Philosophical Topics 47 (2):205-231 (2019)

Authors
Joel Krueger
University of Exeter
Lucy Osler
University of Copenhagen
Abstract
Philosophical work exploring the relation between cognition and the Internet is now an active area of research. Some adopt an externalist framework, arguing that the Internet should be seen as environmental scaffolding that drives and shapes cognition. However, despite growing interest in this topic, little attention has been paid to how the Internet influences our affective life — our moods, emotions, and our ability to regulate these and other feeling states. We argue that the Internet scaffolds not only cognition but also affect. Using various case studies, we consider some ways that we are increasingly dependent on our Internet-enabled “techno-social niches” to regulate the contours of our own affective life and participate in the affective lives of others. We argue further that, unlike many of the other environmental resources we use to regulate affect, the Internet has distinct properties that introduce new dimensions of complexity to these regulative processes. First, it is radically social in a way many of these other resources are not. Second, it is a radically distributed and decentralized resource; no one individual or agent is responsible for the Internet’s content or its affective impact on users. Accordingly, while the Internet can profoundly augment and enrich our affective life and deepen our connection with others, there is also a distinctive kind of affective precarity built into our online endeavors as well.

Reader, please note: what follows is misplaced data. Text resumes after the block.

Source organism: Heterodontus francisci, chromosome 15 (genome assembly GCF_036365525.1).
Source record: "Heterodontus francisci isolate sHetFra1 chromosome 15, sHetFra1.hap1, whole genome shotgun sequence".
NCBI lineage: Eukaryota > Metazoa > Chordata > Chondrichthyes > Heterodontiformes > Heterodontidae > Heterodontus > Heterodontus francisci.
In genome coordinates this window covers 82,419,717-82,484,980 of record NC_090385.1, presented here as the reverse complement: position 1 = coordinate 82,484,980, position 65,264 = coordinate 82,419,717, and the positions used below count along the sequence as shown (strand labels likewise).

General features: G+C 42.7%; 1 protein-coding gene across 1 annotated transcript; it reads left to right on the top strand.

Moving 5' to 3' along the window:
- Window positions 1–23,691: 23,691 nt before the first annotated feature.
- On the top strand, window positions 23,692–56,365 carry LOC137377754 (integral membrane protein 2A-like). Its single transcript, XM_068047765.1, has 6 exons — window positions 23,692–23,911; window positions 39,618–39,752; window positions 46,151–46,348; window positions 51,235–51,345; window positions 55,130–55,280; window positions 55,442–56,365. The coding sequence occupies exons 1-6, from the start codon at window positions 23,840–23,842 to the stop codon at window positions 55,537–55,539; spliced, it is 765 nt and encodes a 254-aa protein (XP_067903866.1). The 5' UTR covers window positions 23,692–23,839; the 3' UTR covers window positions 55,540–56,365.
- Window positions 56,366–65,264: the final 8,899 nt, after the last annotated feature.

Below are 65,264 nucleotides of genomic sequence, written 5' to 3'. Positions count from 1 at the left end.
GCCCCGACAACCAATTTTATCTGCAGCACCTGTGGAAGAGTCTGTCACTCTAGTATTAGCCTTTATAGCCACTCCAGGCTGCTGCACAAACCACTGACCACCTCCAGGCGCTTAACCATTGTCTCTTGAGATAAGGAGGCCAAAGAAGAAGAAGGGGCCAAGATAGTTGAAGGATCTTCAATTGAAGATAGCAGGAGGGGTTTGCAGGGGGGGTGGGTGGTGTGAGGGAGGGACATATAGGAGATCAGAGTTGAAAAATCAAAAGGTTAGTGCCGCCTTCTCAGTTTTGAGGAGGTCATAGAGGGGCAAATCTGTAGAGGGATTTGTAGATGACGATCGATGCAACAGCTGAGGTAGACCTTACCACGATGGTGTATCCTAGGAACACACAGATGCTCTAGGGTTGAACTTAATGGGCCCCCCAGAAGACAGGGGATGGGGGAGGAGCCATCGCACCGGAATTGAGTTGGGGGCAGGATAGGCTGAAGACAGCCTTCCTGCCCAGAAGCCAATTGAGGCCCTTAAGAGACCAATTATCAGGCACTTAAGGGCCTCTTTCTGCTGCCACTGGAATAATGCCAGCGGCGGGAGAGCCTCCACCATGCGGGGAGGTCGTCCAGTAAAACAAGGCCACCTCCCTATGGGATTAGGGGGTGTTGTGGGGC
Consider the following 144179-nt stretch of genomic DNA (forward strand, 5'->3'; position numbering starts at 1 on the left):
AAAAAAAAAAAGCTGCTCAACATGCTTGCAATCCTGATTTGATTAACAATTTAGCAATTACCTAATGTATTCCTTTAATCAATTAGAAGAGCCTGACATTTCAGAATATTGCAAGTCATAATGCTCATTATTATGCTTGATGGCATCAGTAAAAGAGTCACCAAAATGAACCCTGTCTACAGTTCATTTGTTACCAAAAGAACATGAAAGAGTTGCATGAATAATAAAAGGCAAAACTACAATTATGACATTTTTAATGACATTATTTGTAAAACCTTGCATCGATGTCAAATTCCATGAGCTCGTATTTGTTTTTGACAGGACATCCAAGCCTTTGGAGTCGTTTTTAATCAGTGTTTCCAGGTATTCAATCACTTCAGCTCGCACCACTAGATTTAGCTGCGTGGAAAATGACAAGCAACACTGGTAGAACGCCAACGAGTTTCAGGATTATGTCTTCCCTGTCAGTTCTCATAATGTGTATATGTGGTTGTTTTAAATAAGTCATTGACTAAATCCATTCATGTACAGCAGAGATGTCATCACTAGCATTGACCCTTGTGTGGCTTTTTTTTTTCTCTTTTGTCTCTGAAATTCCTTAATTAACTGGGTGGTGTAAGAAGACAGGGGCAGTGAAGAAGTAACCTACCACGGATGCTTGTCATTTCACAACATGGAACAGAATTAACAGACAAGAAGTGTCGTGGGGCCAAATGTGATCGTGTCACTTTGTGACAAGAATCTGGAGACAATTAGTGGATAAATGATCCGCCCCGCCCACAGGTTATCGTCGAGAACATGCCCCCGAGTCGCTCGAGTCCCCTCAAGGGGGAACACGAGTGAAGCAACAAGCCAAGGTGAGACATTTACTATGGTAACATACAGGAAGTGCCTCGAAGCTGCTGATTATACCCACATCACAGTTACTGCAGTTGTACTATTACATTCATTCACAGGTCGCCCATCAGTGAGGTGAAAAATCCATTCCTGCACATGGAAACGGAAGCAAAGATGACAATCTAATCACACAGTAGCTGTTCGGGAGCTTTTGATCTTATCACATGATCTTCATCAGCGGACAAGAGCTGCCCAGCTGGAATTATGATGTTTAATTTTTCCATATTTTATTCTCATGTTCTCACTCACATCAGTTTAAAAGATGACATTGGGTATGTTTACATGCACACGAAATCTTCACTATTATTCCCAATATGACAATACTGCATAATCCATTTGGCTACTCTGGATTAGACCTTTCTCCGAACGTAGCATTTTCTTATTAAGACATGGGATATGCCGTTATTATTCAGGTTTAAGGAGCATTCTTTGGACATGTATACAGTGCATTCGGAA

Keywords Emotions  Emotion regulation  The Internet  Extended mind  Niche construction
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Reprint years 2019
DOI 10.5840/philtopics201947223
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References found in this work BETA

Minds: Extended or Scaffolded? [REVIEW]Kim Sterelny - 2010 - Phenomenology and the Cognitive Sciences 9 (4):465-481.
Extended Emotions.Joel Krueger & Thomas Szanto - 2016 - Philosophy Compass 11 (12):863-878.
Scaffoldings of the Affective Mind.Giovanna Colombetti & Joel Krueger - 2015 - Philosophical Psychology 28 (8):1157-1176.

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